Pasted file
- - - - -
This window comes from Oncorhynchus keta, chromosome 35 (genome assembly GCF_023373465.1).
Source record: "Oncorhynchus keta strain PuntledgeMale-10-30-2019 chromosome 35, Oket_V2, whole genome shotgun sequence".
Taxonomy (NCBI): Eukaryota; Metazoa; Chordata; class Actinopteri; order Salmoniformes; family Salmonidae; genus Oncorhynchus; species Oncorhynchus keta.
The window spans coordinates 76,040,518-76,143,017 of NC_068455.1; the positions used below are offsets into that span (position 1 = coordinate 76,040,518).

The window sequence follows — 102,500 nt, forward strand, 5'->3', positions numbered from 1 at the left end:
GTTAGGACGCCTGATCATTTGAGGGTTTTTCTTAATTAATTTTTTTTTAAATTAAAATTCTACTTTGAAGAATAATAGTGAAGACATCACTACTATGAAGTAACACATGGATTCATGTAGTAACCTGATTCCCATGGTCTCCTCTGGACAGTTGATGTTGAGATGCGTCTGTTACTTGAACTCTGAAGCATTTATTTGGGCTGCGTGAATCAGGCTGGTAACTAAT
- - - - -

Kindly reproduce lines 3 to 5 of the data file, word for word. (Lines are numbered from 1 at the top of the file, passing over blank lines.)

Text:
Taxonomy (NCBI): Eukaryota; Metazoa; Chordata; class Actinopteri; order Salmoniformes; family Salmonidae; genus Oncorhynchus; species Oncorhynchus keta.
The window spans coordinates 76,040,518-76,143,017 of NC_068455.1; the positions used below are offsets into that span (position 1 = coordinate 76,040,518).

The window sequence follows — 102,500 nt, forward strand, 5'->3', positions numbered from 1 at the left end: